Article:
Aiello, SE. Merck Veterinary Manual. Equine Herpesvirus Infection 2008 http://www.merckvetmanual.com/mvm/htm/bc/121302.htm> Aiello, SE. Merck Veterinary Manual. Equine Influenza. 2008 <http://www.merckvetmanual.com/mvm/servlet/CVMHighLight?file=htm/bc/121303. htm> Aiello, SE. Merck Veterinary Manual. Rhodococcus equi pneumonia. 2008 <http://merckvetmanual.com/mvm/htm/bc/121307.htm> Aiello, SE, Merck Veterinary Manual. Equine Viral Arteritis: Introduction. 2008 <http://www.merckvetmanual.com/mvm/htm/bc/52900.htm> American Association of Equine Practitioners. Streptococcus equi var. equi, 2006, <http://www.aaep.org/pdfs/control_guidelines/Streptococcus%20equi%20var.pdf> American Association of Equine Practitioners. Rhodococcus Equi in Foals: An Update on Epidemiology, Diagnosis, Treatment and Prevention by R.P Franklin, DVM, Dip.ACVIM, 2008,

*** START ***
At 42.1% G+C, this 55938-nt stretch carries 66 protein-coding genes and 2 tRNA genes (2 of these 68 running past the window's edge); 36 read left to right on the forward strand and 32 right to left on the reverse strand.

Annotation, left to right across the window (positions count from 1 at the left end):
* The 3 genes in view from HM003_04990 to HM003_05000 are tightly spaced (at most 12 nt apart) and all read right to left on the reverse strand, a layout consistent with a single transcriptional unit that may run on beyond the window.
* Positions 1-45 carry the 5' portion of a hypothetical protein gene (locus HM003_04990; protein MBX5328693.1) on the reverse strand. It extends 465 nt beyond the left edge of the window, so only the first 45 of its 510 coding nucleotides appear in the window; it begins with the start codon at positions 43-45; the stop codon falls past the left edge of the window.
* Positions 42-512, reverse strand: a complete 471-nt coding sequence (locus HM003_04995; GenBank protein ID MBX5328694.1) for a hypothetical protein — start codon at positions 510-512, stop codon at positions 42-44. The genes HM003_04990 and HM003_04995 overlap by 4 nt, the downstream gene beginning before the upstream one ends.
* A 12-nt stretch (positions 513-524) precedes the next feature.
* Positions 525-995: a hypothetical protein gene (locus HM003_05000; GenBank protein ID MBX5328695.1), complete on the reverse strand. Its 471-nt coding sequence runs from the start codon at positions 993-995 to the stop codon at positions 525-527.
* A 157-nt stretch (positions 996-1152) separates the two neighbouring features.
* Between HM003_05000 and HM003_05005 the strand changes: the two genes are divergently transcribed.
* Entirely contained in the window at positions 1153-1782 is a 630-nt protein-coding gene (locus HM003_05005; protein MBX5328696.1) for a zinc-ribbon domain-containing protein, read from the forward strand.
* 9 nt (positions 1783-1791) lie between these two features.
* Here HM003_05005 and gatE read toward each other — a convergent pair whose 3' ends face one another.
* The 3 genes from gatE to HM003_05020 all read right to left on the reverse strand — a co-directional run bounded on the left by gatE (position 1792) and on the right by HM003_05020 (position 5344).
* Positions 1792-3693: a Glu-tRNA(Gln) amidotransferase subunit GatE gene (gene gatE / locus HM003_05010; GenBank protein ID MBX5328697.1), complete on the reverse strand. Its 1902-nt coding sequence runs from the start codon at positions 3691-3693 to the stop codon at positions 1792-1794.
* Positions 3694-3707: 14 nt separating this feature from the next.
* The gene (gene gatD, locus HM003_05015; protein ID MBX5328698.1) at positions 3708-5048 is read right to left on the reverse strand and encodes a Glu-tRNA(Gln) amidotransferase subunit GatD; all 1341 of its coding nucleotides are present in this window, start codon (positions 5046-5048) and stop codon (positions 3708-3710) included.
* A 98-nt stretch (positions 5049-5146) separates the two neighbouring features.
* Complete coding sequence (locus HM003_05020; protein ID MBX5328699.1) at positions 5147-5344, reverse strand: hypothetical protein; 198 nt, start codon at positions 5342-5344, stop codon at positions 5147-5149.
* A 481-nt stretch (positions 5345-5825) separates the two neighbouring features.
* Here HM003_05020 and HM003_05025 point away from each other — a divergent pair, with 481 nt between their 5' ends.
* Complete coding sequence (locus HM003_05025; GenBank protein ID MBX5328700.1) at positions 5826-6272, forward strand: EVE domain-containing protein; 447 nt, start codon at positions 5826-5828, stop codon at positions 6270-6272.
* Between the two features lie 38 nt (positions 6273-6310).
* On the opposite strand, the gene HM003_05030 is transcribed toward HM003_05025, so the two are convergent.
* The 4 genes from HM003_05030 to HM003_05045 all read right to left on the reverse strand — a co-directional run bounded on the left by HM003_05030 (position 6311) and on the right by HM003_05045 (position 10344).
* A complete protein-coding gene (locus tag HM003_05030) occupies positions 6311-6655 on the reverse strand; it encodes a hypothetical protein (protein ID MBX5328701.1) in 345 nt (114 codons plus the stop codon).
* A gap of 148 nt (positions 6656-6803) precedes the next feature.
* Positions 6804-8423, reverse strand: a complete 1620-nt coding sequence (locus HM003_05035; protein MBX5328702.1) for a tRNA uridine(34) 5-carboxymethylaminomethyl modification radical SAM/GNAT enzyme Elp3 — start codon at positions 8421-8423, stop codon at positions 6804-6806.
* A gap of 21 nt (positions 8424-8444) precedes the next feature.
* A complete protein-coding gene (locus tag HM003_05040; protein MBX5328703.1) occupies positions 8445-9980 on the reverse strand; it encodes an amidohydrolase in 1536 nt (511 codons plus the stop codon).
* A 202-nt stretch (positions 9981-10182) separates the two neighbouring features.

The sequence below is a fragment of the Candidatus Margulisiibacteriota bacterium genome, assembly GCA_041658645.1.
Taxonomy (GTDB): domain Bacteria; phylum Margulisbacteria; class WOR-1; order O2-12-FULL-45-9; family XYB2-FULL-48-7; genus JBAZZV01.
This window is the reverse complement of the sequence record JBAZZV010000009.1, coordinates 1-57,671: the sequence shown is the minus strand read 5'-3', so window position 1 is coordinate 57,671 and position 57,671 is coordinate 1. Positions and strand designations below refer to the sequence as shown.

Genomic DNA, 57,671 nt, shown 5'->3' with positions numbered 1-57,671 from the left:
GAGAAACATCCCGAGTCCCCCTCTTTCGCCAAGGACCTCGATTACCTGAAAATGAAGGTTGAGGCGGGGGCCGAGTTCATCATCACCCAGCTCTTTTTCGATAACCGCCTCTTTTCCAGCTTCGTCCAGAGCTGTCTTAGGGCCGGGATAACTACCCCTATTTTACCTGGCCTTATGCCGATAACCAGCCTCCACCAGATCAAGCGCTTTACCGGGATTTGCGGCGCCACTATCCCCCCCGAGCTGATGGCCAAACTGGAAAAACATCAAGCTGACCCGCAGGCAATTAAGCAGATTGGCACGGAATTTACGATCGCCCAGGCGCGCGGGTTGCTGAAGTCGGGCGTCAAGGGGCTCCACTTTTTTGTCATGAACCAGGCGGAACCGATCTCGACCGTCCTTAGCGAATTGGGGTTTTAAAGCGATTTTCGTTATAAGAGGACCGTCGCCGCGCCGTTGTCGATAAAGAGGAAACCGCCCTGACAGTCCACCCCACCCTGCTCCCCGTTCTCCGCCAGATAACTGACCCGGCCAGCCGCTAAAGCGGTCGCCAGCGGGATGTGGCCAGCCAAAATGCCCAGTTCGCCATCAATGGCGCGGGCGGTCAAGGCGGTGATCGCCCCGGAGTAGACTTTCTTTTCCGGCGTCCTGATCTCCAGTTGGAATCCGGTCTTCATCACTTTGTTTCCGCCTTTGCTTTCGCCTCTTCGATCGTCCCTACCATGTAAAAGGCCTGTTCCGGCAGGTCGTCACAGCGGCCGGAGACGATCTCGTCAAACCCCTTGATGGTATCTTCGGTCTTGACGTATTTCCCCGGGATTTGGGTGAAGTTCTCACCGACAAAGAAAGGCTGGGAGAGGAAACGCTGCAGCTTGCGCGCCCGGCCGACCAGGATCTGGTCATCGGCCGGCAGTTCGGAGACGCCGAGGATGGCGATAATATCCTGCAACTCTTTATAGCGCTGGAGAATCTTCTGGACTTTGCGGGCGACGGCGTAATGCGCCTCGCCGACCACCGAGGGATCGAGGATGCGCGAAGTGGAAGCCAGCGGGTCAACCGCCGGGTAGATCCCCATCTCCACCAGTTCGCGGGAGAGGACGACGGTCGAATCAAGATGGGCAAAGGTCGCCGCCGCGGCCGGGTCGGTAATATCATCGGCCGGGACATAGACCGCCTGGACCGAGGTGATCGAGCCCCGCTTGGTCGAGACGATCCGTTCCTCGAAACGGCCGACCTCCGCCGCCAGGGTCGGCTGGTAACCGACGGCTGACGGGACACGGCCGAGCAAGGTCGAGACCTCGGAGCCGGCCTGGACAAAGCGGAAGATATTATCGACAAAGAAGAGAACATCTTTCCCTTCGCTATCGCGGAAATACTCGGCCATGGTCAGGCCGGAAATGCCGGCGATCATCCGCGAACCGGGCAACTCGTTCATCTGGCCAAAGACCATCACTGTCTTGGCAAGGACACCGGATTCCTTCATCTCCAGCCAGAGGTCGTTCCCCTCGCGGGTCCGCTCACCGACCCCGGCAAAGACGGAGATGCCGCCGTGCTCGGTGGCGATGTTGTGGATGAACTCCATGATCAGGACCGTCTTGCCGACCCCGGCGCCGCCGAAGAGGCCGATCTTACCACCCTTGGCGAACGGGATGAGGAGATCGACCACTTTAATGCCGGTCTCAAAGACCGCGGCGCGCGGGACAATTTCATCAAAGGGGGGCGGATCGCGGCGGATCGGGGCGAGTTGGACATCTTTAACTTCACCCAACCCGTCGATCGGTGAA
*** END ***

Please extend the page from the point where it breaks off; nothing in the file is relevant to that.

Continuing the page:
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<http://www.aaep.org/health_articles_view.php> American Association of Equine Practitioners. Equine Influenza, 2008, <http://www.aaep.org/page_editor_page_preview.php> American Association of Equine Practitioners. Equine Viral Arteritis, 2008, <http://www.aaep.org/page_editor_page_preview.php American Association of Equine Practitioners. Equine Herpesvirus, 2006, <http://www.aaep.org/pdfs/control_guidelines/Equine%20Herpes%20Virus.pdf> American Veterinary Medical Association. Equine Influenza Backgrounder, 2006, <http://www.avma.org/public_health/influenza/equine_bgnd.asp> Allen, G. P. Respiratory Infections by Equine Herpersvirus Types 1 and 4, 2002, International Veterinary Information Service, <http://www.ivis.org/special_books/Lekeux/allen/IVIS.pdf> Brown, Christopher M, Bertone, Joseph J. The 5-Minute Veterinary Consult: Equine. 3rd edition. Blackwell Publishing; 2005 p. 508-511, 566-569,930-931, 1024-1025, 1124-1125 Dwyer, R.M. Environmental disinfection to control equine infectious diseases. Veterinary Clinics: Equine Practice. 2004. p. 531542 Giguère, S. Rhodococcus equi infections. 2000, International Veterinary Information Services, <http://www.ivis.org/advances/Neonatology_Wilkins/giguere_rhodococcus/IVIS.pdf> Iowa State University, the Center for Food Security and Public Health. Equine Viral Arteritis. 2009 <http://www.cfsph.iastate.edu/Factsheets/pdfs/equine_viral_arteritis.pdf> OIE Terrestrial Manual. Chapter 2.5.9, Equine Rhinopneumonitis. 2008. <http://www.oie.int/eng/normes/mmanual/2008/pdf/2.05.09_EQUINE_RHINO.pdf> Orsini, J.A, Divers, T. J. Equine Emergencies Treatment and Procedures. 3rd edition. Saunders/Elsevier 2008. p. 708-718 Reed, S.M, Toribio, R.E. Equine Herpesvirus 1 and 4, Veterinary Clinics Equine Practice 20. 2004. p. 631-642 Smith, B.P. Large Animal Internal Medicine, 3rd edition. Mosby, Inc. 2002 Sweeney, C.R, Timoney, J.F, Newton, J.R, Hines, M.T. Streptococcus equi Infections in Horses: Guidelines for Treatment, Control, and Prevention of Strangles. ACVIM Consensus Statement. Journal of Veterinary Internal Medicine 2005, p. 123-134 University of Connecticut, Department of Animal Sciences. Fact Sheet. Equine Herpesvirus by Nadeau, Jenifer. <http://www.canr.uconn.edu/ansci/ext/herpesvirus.htm> University of Delaware. Cooperative Extension. Equine Herpesvirus Disease by David Marshall, VMD. 2006 <http://ag.udel.edu/Extension/agnr/pdf/eq-11.pdf> University of Delaware. Cooperative Extension. Equine Influenza by David Marshall, VMD. 2007 <http://ag.udel.edu/Extension/agnr/pdf/eq-12.pdf> University of Georgia, Equine Herpesvirus (EHV-1) and (EHV-4) (Equine Viral Rhinopneumonitis) <http://www.vet.uga.edu/VPP/ivm/ENG/ERD/EHV-4 and 1.html University of Georgia, Equine Viral Arteritis <http://www.vet.uga.edu/VPP/ivm/ENG/ERD/EVA.html Weese, J. S. Barrier precautions, isolation protocols, and personal hygiene in veterinary hospitals. Veterinary Clinics: Equine Practice 20. 2004. p. 543-559 Wilkins, P.A. D.V.M, Lower airway diseases of the adult horse, Veterinary Clinics: Equine Practice 19, 2003 p. 101-121